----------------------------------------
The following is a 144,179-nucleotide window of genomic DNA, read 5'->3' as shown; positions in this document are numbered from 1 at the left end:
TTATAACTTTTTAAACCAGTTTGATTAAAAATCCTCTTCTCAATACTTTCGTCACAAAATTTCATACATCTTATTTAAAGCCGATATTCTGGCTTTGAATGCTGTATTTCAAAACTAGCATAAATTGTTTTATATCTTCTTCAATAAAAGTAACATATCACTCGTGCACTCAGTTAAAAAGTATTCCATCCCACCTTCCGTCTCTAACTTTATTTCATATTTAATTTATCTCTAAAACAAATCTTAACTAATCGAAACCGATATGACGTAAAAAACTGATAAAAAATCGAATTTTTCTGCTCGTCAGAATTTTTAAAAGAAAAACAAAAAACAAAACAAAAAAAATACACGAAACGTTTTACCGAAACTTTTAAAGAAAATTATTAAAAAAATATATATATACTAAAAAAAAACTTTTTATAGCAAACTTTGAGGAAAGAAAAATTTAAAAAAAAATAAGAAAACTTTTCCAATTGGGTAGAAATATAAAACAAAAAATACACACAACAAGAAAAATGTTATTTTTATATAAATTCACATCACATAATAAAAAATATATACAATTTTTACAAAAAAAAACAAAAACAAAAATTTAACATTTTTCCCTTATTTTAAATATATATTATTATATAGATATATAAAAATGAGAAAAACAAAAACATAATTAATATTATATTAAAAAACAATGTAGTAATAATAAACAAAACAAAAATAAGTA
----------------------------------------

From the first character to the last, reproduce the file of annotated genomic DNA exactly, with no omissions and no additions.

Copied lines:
The following is a 144,179-nucleotide window of genomic DNA, read 5'->3' as shown; positions in this document are numbered from 1 at the left end:
TTATAACTTTTTAAACCAGTTTGATTAAAAATCCTCTTCTCAATACTTTCGTCACAAAATTTCATACATCTTATTTAAAGCCGATATTCTGGCTTTGAATGCTGTATTTCAAAACTAGCATAAATTGTTTTATATCTTCTTCAATAAAAGTAACATATCACTCGTGCACTCAGTTAAAAAGTATTCCATCCCACCTTCCGTCTCTAACTTTATTTCATATTTAATTTATCTCTAAAACAAATCTTAACTAATCGAAACCGATATGACGTAAAAAACTGATAAAAAATCGAATTTTTCTGCTCGTCAGAATTTTTAAAAGAAAAACAAAAAACAAAACAAAAAAAATACACGAAACGTTTTACCGAAACTTTTAAAGAAAATTATTAAAAAAATATATATATACTAAAAAAAAACTTTTTATAGCAAACTTTGAGGAAAGAAAAATTTAAAAAAAAATAAGAAAACTTTTCCAATTGGGTAGAAATATAAAACAAAAAATACACACAACAAGAAAAATGTTATTTTTATATAAATTCACATCACATAATAAAAAATATATACAATTTTTACAAAAAAAAACAAAAACAAAAATTTAACATTTTTCCCTTATTTTAAATATATATTATTATATAGATATATAAAAATGAGAAAAACAAAAACATAATTAATATTATATTAAAAAACAATGTAGTAATAATAAACAAAACAAAAATAAGTA